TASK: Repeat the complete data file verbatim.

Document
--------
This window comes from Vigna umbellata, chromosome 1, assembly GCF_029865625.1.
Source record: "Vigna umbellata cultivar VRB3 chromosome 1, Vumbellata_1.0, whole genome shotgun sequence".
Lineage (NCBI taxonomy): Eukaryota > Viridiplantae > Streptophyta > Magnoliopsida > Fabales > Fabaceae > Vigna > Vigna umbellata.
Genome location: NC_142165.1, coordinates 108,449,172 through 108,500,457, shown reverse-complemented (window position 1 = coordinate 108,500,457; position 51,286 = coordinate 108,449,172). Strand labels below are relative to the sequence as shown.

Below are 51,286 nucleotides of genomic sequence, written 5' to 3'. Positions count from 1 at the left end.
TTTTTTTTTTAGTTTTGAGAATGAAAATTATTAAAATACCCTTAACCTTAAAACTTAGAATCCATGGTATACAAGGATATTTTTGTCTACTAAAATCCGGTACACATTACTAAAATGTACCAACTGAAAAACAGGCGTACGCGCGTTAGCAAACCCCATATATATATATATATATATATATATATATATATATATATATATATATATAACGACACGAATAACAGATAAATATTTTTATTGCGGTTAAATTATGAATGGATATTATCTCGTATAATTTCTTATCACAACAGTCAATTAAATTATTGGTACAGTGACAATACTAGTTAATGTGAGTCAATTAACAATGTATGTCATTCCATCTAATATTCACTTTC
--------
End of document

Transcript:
This window comes from Vigna umbellata, chromosome 1, assembly GCF_029865625.1.
Source record: "Vigna umbellata cultivar VRB3 chromosome 1, Vumbellata_1.0, whole genome shotgun sequence".
Lineage (NCBI taxonomy): Eukaryota > Viridiplantae > Streptophyta > Magnoliopsida > Fabales > Fabaceae > Vigna > Vigna umbellata.
Genome location: NC_142165.1, coordinates 108,449,172 through 108,500,457, shown reverse-complemented (window position 1 = coordinate 108,500,457; position 51,286 = coordinate 108,449,172). Strand labels below are relative to the sequence as shown.

Below are 51,286 nucleotides of genomic sequence, written 5' to 3'. Positions count from 1 at the left end.
TTTTTTTTTTAGTTTTGAGAATGAAAATTATTAAAATACCCTTAACCTTAAAACTTAGAATCCATGGTATACAAGGATATTTTTGTCTACTAAAATCCGGTACACATTACTAAAATGTACCAACTGAAAAACAGGCGTACGCGCGTTAGCAAACCCCATATATATATATATATATATATATATATATATATATATATATATATATATAACGACACGAATAACAGATAAATATTTTTATTGCGGTTAAATTATGAATGGATATTATCTCGTATAATTTCTTATCACAACAGTCAATTAAATTATTGGTACAGTGACAATACTAGTTAATGTGAGTCAATTAACAATGTATGTCATTCCATCTAATATTCACTTTC